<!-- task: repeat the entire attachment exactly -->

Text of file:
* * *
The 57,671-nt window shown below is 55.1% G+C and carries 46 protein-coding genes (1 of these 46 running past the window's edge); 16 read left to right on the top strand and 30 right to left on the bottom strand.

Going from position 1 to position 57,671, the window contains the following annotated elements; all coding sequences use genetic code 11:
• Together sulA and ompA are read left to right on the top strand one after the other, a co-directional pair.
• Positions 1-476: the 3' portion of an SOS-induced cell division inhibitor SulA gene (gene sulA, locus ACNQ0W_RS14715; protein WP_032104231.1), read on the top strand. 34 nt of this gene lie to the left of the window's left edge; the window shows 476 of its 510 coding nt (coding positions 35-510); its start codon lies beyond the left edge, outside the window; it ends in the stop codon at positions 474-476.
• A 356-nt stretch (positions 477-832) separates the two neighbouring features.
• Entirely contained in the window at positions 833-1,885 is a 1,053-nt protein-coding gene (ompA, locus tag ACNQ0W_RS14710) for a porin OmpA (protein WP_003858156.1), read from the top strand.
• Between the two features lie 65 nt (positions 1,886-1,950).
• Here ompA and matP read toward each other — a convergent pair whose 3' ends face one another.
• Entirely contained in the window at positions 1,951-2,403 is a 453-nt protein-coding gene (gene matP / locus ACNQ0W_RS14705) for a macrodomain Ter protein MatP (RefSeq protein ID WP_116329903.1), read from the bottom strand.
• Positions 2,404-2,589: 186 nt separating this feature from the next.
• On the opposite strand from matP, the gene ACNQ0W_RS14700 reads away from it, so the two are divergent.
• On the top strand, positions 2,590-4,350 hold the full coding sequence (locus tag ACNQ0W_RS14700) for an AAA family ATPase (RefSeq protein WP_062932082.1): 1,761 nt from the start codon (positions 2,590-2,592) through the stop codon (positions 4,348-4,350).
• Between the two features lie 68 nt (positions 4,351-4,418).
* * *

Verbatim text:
The 57,671-nt window shown below is 55.1% G+C and carries 46 protein-coding genes (1 of these 46 running past the window's edge); 16 read left to right on the top strand and 30 right to left on the bottom strand.

Going from position 1 to position 57,671, the window contains the following annotated elements; all coding sequences use genetic code 11:
• Together sulA and ompA are read left to right on the top strand one after the other, a co-directional pair.
• Positions 1-476: the 3' portion of an SOS-induced cell division inhibitor SulA gene (gene sulA, locus ACNQ0W_RS14715; protein WP_032104231.1), read on the top strand. 34 nt of this gene lie to the left of the window's left edge; the window shows 476 of its 510 coding nt (coding positions 35-510); its start codon lies beyond the left edge, outside the window; it ends in the stop codon at positions 474-476.
• A 356-nt stretch (positions 477-832) separates the two neighbouring features.
• Entirely contained in the window at positions 833-1,885 is a 1,053-nt protein-coding gene (ompA, locus tag ACNQ0W_RS14710) for a porin OmpA (protein WP_003858156.1), read from the top strand.
• Between the two features lie 65 nt (positions 1,886-1,950).
• Here ompA and matP read toward each other — a convergent pair whose 3' ends face one another.
• Entirely contained in the window at positions 1,951-2,403 is a 453-nt protein-coding gene (gene matP / locus ACNQ0W_RS14705) for a macrodomain Ter protein MatP (RefSeq protein ID WP_116329903.1), read from the bottom strand.
• Positions 2,404-2,589: 186 nt separating this feature from the next.
• On the opposite strand from matP, the gene ACNQ0W_RS14700 reads away from it, so the two are divergent.
• On the top strand, positions 2,590-4,350 hold the full coding sequence (locus tag ACNQ0W_RS14700) for an AAA family ATPase (RefSeq protein WP_062932082.1): 1,761 nt from the start codon (positions 2,590-2,592) through the stop codon (positions 4,348-4,350).
• Between the two features lie 68 nt (positions 4,351-4,418).